These family cleaning tips are for you if...
You're a busy person you work hard at your job, take the kids to lessons and practices, run your errands, and you come home to a pristine, peaceful house. Well, not quite!
The scene looks more like this...
You can't even begin to actually clean because there is too much in the way!
There's nothing more discouraging than to come home to a mess, and have nobody but you doing anything about it. How can you quit struggling solo, and get your family members to do their share? Here are a few family cleaning tips and ideas:
Have a family meeting once a week and discuss goals. Express how a clean house is not just one person's job - it's everyone's job.
Get everyone to acknowledge how much better it is when the house is neat. Have every member tell what it is they like or dislike about the way things are right now.
Your teen might say she does not have enough closet space. Your husband might say he needs something to hold his magazines. You might say that it frustrates you to pick up wet towels off the bathroom floor every day.
A family meeting will give everyone, including you, a safe forum to express frustrations and ideas of how to improve the situation.
Make certain people responsible for certain rooms. Assign the upkeep of a bathroom to one person. Give one of the kids the TV room and say,
"It's your job to see that everything is put away and neat before you go to bed at night".
Have a laundry basket for every person, and separate the clean load out for each to fold and put away their own things.
Tell your family that any time someone enters the kitchen, he or she has to check the dishwasher, and empty it and reload it if need be.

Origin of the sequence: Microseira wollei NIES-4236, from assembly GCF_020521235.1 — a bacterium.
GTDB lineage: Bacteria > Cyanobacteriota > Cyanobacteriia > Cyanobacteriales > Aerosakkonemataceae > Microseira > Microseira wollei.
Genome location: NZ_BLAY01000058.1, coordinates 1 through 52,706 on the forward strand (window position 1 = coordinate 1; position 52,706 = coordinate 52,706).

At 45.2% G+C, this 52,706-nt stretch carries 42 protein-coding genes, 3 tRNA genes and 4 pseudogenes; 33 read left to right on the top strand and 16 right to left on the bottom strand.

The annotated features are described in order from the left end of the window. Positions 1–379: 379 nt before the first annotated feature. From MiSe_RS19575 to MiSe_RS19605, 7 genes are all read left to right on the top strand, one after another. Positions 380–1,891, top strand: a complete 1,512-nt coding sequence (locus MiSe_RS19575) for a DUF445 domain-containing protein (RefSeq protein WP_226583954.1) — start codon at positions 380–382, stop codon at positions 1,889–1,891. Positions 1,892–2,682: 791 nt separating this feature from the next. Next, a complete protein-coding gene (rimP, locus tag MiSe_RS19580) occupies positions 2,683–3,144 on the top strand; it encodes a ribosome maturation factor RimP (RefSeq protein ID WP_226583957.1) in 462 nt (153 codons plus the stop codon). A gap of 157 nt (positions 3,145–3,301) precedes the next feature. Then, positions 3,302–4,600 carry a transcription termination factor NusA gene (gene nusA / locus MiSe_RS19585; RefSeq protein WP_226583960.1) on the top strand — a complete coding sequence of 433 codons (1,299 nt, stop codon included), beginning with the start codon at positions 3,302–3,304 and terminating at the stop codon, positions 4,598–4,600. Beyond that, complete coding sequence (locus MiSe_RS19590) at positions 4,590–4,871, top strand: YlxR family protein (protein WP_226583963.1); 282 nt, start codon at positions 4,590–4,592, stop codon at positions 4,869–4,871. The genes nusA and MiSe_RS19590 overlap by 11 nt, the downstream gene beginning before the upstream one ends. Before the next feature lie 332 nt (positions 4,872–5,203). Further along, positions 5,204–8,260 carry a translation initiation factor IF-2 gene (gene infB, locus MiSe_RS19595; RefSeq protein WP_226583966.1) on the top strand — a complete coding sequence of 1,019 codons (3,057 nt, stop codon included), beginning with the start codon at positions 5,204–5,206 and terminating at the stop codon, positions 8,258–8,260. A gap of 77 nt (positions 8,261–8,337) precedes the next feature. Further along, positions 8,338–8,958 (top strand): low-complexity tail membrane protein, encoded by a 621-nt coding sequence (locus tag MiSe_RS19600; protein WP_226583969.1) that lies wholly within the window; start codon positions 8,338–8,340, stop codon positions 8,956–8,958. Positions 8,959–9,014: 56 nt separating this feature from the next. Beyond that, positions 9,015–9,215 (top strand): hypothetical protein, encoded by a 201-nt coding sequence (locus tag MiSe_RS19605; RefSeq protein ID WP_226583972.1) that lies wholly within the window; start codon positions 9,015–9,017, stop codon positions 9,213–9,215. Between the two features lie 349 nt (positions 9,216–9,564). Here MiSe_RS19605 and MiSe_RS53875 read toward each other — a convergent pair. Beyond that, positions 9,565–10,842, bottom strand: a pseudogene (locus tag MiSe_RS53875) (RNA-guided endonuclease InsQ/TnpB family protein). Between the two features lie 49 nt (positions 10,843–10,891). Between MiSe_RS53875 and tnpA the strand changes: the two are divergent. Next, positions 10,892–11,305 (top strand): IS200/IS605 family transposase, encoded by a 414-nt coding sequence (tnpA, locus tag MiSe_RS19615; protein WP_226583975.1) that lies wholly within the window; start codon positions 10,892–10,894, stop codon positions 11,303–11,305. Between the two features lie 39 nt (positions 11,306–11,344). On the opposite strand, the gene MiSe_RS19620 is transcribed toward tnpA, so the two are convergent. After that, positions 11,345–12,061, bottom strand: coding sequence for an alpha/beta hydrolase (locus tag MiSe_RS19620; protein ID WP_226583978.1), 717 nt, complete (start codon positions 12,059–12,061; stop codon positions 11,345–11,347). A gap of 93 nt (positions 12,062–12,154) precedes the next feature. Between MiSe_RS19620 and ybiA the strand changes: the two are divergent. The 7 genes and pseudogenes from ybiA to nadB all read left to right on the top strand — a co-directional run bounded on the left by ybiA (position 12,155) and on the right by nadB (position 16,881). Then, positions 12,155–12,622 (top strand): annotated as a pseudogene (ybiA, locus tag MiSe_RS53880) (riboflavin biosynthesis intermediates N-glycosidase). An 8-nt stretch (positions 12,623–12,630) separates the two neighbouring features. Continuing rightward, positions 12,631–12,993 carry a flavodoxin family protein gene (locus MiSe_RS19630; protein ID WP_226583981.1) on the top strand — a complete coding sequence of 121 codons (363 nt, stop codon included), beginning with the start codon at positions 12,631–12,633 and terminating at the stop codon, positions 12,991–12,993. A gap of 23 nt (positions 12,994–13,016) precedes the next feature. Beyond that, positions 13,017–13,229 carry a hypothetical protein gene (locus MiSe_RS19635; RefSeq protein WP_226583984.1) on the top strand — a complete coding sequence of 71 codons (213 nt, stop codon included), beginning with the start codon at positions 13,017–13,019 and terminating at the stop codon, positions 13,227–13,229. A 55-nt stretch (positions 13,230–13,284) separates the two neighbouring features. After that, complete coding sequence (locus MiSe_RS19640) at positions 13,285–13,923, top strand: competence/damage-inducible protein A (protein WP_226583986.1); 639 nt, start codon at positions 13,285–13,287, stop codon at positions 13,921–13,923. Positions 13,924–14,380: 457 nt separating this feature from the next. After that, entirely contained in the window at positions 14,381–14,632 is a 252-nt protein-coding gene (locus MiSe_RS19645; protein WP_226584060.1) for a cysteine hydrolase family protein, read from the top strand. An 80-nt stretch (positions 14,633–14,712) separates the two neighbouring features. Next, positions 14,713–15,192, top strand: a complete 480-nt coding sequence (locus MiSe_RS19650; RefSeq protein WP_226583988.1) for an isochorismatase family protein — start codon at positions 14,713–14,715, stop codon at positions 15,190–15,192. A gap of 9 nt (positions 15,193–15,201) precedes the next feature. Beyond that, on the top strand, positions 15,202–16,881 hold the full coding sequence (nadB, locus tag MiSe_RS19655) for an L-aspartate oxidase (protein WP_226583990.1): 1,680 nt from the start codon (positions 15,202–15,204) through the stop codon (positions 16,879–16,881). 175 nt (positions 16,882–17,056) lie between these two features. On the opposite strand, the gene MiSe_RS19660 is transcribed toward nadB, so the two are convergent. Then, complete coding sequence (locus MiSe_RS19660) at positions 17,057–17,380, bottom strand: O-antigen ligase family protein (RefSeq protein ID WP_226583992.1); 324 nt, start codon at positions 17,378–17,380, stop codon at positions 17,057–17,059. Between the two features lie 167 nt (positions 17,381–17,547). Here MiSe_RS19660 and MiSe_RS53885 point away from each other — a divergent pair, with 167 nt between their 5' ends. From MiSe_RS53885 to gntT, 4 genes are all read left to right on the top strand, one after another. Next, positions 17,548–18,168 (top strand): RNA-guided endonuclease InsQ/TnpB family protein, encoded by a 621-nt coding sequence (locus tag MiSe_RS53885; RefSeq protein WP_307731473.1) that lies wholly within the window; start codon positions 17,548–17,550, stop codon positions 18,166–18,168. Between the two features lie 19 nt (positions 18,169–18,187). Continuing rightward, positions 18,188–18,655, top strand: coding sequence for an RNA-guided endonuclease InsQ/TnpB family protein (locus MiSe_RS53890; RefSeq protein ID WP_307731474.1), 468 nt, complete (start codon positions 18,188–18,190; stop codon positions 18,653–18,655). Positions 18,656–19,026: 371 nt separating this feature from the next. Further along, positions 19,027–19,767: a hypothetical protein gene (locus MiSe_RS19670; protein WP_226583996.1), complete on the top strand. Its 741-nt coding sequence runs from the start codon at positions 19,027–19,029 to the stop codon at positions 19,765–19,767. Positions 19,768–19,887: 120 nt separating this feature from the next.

So if Jane is home from school before mom and dad arrive from work, it's up to her to do it. If dad gets up from the TV for a snack, and the dinner dishes are now finished, it's his turn to empty.
Likewise, establish zones for coats, shoes, paperwork, and the like. Work with your family to form the habit of putting things away upon returning home so that they are not all over the place.
Your six-year-old is not allowed to make a mess at school and leave it for the teacher to clean up. Tell her,
"It does not work at school, and it is not going to work here".
She'll make the connection when you say it's cleanup time. If you run into resistance have reasonable, clear consequences and be prepared to carry them out to the letter.
("If you do not put away your toys, then I will take away your video games for two days.")
Use a timer, especially with little ones, as it will help them stay on task.
If your son is not so hot at vacuuming, don't simply make it one of your jobs. A so-so job is better than not having it done at all.
Do not tell him it was not good enough, and he should redo it; that will only foster negative feelings about participating in cleaning. Instead, teach and encourage him to do it the way you would and he will eventually meet your expectations.
Before he does it the next time tell him,
"Remember that you need to move the furniture and vacuum under it".
You may have to give gentle reminders, but over time having a neat house will become second nature. The minds of your family will get used to order instead of clutter, and they will unconsciously say to themselves...
"What's wrong with this picture?"
...and do something about it.